Third, the IRS did not finalize its determination that Scripps accrued no additional tax liability for the 1986 tax year until September 1997 at the latest, when it issued the $3.5 million refund. While the extended uncertainty about Scripps's final liability weighs in favor of finding that the remittance was a deposit, it is not dispositive. Ameel, 426 F.2d at 1273-74 (finding that remittance constituted a "payment" without considering fact that no formal assessment had been made at time of remittance). Considering Scripps's clear intent and the IRS's handling of the remittance as a payment, those factors outweigh the fact that Scripps's tax liability was not finalized when Scripps made its remittance. The Court therefore concludes from the undisputed facts that the $3.5 million remittance for the 1986 tax year was a payment as a matter of law and an "overpayment" under 26 U.S.C. § 6611 on which Scripps is entitled to recover interest.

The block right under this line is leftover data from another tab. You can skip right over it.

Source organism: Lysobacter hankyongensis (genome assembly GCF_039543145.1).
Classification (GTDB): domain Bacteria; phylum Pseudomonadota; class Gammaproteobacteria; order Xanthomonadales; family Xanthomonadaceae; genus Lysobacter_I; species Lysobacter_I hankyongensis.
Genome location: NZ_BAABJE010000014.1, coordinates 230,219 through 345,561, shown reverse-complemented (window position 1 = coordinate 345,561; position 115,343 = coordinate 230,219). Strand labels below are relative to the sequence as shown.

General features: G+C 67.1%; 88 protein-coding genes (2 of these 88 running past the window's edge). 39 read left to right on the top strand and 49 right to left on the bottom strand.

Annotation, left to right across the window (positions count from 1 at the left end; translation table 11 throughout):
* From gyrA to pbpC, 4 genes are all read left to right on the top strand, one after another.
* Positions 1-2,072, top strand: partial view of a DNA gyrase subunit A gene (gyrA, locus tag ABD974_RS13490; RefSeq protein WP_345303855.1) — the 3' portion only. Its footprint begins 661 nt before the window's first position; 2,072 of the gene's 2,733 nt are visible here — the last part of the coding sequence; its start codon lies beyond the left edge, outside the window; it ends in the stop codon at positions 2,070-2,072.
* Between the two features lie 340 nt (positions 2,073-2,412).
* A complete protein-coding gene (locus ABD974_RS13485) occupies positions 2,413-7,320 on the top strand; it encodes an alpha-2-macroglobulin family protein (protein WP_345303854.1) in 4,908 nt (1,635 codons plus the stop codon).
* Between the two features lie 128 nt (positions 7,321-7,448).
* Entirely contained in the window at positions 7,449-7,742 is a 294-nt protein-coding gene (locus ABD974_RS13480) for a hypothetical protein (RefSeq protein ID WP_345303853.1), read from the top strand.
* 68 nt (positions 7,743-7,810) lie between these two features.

B. Equitable Estoppel

Scripps also moves for summary judgment on its claim of equitable estoppel. "[A]ffirmative misconduct by a government actor is required to succeed in equitably estopping the Government." Reich v. Youghiogheny & Ohio Coal Co., 66 F.3d 111, 116 (6th Cir.1995). Scripps contends that Agent Saewitz engaged in affirmative misconduct when he falsely assured Scripps that the remittance would be treated as a payment rather than a cash bond. As set forth above, the Court finds that Scripps made a payment in 1990 and is entitled to interest under 26 U.S.C. § 6611. Thus, Agent Saewitz's alleged assurance to Scripps was not false, and Scripps cannot recover under its equitable estoppel theory.[9] Therefore, the Court DENIES Scripps's motion for summary judgment on its equitable estoppel claim. Additionally, because there exists no dispute of material fact remaining on this claim and Scripps had ample opportunity to argue the issue, the Court GRANTS summary judgment to the United States on Scripps's equitable estoppel claim, even though the United States did not so move.